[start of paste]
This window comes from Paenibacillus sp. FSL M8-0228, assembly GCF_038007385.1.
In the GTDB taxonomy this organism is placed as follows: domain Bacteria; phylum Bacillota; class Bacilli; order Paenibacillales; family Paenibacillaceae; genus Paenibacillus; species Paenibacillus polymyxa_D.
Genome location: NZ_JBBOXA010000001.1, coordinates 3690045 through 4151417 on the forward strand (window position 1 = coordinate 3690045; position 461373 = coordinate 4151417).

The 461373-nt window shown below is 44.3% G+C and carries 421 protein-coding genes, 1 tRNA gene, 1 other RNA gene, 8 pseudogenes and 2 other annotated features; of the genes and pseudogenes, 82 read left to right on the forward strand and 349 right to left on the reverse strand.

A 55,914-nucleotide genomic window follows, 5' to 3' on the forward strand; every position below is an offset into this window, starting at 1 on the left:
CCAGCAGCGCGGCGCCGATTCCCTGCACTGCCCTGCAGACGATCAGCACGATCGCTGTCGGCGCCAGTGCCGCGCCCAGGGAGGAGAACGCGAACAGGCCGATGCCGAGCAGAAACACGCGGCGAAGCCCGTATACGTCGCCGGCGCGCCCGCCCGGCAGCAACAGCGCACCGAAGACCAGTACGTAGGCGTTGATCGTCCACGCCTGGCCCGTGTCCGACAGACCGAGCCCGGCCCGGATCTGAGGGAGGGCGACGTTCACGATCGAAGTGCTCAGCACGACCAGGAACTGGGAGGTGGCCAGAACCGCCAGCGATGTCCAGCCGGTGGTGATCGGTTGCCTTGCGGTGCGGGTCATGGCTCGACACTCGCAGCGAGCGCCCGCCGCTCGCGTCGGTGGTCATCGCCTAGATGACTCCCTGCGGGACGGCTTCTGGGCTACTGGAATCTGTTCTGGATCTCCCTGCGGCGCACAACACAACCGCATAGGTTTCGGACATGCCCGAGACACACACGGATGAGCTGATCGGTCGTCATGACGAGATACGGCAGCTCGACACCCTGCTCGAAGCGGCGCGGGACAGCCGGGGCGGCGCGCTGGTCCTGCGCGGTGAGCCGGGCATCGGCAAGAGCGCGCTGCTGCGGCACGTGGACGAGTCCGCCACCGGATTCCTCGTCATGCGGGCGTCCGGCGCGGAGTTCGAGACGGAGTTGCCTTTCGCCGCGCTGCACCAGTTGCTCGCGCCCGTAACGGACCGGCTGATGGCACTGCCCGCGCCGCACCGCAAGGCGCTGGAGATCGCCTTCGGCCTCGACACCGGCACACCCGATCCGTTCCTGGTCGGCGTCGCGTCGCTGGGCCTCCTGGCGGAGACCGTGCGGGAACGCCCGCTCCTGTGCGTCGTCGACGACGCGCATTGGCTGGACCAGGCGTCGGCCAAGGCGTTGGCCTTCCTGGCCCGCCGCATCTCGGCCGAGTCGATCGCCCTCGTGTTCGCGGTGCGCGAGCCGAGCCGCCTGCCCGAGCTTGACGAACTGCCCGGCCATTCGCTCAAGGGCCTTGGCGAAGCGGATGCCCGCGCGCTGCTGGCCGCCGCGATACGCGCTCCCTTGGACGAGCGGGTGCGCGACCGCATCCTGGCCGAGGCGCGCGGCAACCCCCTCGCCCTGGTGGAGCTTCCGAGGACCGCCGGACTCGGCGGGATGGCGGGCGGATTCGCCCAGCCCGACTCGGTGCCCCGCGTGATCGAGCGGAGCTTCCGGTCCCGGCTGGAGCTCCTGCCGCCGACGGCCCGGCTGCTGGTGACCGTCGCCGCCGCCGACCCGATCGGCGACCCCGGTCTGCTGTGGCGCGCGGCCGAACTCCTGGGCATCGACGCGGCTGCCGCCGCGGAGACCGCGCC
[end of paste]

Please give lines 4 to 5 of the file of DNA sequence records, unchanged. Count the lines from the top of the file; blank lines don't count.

The 461373-nt window shown below is 44.3% G+C and carries 421 protein-coding genes, 1 tRNA gene, 1 other RNA gene, 8 pseudogenes and 2 other annotated features; of the genes and pseudogenes, 82 read left to right on the forward strand and 349 right to left on the reverse strand.

A 55,914-nucleotide genomic window follows, 5' to 3' on the forward strand; every position below is an offset into this window, starting at 1 on the left: